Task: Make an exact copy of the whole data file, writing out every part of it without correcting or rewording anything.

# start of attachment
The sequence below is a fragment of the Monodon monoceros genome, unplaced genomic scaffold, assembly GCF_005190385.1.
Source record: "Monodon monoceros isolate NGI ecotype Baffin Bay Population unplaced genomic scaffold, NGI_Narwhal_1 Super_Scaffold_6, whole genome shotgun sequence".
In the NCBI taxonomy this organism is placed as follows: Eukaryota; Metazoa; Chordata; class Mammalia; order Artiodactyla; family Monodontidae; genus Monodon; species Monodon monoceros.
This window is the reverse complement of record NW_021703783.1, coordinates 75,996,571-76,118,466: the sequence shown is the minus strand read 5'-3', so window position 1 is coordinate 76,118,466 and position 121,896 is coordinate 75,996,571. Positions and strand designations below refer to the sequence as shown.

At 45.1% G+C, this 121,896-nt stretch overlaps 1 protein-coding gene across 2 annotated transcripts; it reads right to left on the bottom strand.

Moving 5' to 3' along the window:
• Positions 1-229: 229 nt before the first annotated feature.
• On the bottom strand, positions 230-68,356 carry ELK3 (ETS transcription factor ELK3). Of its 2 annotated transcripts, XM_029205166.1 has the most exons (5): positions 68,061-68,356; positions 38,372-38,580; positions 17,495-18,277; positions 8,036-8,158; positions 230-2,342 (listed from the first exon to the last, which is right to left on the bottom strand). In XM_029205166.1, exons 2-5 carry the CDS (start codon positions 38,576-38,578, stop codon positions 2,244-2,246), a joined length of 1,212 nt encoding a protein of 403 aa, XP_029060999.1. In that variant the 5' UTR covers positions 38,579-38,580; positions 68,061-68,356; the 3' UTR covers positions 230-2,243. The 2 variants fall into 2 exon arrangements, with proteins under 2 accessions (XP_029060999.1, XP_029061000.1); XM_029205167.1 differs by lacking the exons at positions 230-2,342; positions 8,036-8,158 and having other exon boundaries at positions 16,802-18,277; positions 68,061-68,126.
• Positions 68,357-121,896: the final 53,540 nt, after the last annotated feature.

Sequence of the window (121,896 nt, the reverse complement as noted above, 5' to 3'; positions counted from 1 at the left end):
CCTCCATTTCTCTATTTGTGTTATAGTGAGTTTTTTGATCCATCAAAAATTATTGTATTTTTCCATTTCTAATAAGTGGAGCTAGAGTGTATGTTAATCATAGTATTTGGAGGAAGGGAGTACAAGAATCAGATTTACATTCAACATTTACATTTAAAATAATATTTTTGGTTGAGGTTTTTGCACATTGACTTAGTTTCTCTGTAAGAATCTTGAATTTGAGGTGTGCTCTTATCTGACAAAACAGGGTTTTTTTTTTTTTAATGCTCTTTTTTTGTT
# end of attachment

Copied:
The sequence below is a fragment of the Monodon monoceros genome, unplaced genomic scaffold, assembly GCF_005190385.1.
Source record: "Monodon monoceros isolate NGI ecotype Baffin Bay Population unplaced genomic scaffold, NGI_Narwhal_1 Super_Scaffold_6, whole genome shotgun sequence".
In the NCBI taxonomy this organism is placed as follows: Eukaryota; Metazoa; Chordata; class Mammalia; order Artiodactyla; family Monodontidae; genus Monodon; species Monodon monoceros.
This window is the reverse complement of record NW_021703783.1, coordinates 75,996,571-76,118,466: the sequence shown is the minus strand read 5'-3', so window position 1 is coordinate 76,118,466 and position 121,896 is coordinate 75,996,571. Positions and strand designations below refer to the sequence as shown.

At 45.1% G+C, this 121,896-nt stretch overlaps 1 protein-coding gene across 2 annotated transcripts; it reads right to left on the bottom strand.

Moving 5' to 3' along the window:
• Positions 1-229: 229 nt before the first annotated feature.
• On the bottom strand, positions 230-68,356 carry ELK3 (ETS transcription factor ELK3). Of its 2 annotated transcripts, XM_029205166.1 has the most exons (5): positions 68,061-68,356; positions 38,372-38,580; positions 17,495-18,277; positions 8,036-8,158; positions 230-2,342 (listed from the first exon to the last, which is right to left on the bottom strand). In XM_029205166.1, exons 2-5 carry the CDS (start codon positions 38,576-38,578, stop codon positions 2,244-2,246), a joined length of 1,212 nt encoding a protein of 403 aa, XP_029060999.1. In that variant the 5' UTR covers positions 38,579-38,580; positions 68,061-68,356; the 3' UTR covers positions 230-2,243. The 2 variants fall into 2 exon arrangements, with proteins under 2 accessions (XP_029060999.1, XP_029061000.1); XM_029205167.1 differs by lacking the exons at positions 230-2,342; positions 8,036-8,158 and having other exon boundaries at positions 16,802-18,277; positions 68,061-68,126.
• Positions 68,357-121,896: the final 53,540 nt, after the last annotated feature.

Sequence of the window (121,896 nt, the reverse complement as noted above, 5' to 3'; positions counted from 1 at the left end):
CCTCCATTTCTCTATTTGTGTTATAGTGAGTTTTTTGATCCATCAAAAATTATTGTATTTTTCCATTTCTAATAAGTGGAGCTAGAGTGTATGTTAATCATAGTATTTGGAGGAAGGGAGTACAAGAATCAGATTTACATTCAACATTTACATTTAAAATAATATTTTTGGTTGAGGTTTTTGCACATTGACTTAGTTTCTCTGTAAGAATCTTGAATTTGAGGTGTGCTCTTATCTGACAAAACAGGGTTTTTTTTTTTTTAATGCTCTTTTTTTGTT